Neolithic talk treat promise in Branscombe

PUBLISHED: 18:22 23 November 2008 | UPDATED: 11:42 17 June 2010

AN INTERNATIONALLY renowned professor will be giving a talk in Branscombe this month about the amazing discoveries his team has found near Stoneghenge. Mike Parker Pearson, professor of Archaeology in Sheffield and director of the on-going Stonehenge and

AN INTERNATIONALLY renowned professor will be giving a talk in Branscombe this month about the amazing discoveries his team has found near Stoneghenge.

Mike Parker Pearson, professor of Archaeology in Sheffield and director of the on-going Stonehenge and Durrington Walls excavation, will be enlightening people on the discovery a few years ago of the large Neolithic village at Durrington Walls.

The team uncovered remains of ancient houses at the woodhenge monument, which is located just down the river Avon from Stonehenge, the legendary Salisbury Plain monument.

According to the researchers people occupied the sites seasonally, using them for ritual feasting and funeral ceremonies.

In ancient times, the settlement would have housed hundreds of people, making it the largest Neolithic village ever found in Britain.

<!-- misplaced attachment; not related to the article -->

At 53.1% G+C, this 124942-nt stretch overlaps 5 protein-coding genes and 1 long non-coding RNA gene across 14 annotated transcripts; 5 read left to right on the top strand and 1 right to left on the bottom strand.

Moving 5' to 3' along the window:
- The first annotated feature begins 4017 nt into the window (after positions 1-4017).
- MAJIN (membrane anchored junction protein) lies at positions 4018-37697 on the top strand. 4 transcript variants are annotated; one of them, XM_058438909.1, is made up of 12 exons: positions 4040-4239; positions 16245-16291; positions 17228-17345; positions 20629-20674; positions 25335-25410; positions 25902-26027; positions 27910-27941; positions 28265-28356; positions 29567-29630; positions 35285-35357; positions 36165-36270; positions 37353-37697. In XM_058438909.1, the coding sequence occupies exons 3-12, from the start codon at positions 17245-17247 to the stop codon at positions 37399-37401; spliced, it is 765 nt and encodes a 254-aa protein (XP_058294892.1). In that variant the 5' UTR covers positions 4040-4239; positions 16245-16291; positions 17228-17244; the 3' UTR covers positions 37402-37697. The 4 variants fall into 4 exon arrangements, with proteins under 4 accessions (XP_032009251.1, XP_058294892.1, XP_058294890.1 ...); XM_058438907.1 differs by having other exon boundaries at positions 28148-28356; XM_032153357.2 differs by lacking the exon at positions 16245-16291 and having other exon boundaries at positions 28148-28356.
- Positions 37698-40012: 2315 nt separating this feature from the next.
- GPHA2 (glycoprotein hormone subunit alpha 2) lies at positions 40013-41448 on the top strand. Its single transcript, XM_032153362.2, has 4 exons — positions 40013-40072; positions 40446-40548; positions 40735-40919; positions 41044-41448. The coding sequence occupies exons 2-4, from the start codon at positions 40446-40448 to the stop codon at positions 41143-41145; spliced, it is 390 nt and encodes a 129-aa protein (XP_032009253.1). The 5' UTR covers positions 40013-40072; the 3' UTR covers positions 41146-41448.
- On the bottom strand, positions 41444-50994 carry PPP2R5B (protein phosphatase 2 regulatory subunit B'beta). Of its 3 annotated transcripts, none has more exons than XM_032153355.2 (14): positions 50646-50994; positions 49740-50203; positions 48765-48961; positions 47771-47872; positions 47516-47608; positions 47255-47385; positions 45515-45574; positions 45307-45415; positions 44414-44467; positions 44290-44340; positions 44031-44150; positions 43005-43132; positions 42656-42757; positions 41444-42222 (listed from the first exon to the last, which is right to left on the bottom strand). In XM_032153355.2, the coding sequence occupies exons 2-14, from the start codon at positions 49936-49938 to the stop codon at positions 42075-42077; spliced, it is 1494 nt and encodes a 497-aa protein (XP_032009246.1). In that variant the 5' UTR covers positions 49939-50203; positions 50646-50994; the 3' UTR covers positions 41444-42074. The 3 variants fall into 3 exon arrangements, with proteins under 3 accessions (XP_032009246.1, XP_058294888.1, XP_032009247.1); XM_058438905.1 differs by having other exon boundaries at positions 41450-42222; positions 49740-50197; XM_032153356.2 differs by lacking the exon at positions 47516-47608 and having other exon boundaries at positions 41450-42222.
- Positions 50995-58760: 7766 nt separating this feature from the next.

The dwelling dates back to 2,600-2,500 BC, the same period as Stonehenge was built.

The team established that Durrington Walls and Stonehenge are closely related as one is the site of the living and the other is the site of the dead.

Professor Parker Pearson, who has published over 10 books and 100 academic papers, believes it drew Neolithic people from all over the region, who came for massive feasts in the midwinter, where vast quantities of food were consumed. The bones were then tossed on the floors of the houses.

The excavation is historically significant and has been the source of much excitement in the national media.

The BBC has covered the dig from the start of the project 10 years ago and Channel 4's Time Team did a special programme on the excavation in 2005.

The talk has been organised by the Branscombe Project and is the first of this year's winter talks.

Joan Doern, of the Branscome Project, said: "It will be a fantastic talk and it is great for someone like Mike to come and speak to us.

"He doesn't usually give public talks so this makes it even more exciting."

The talk takes place on Thursday, November 27 at 7.30pm in the Village Hall at Branscombe. Entrance is free.


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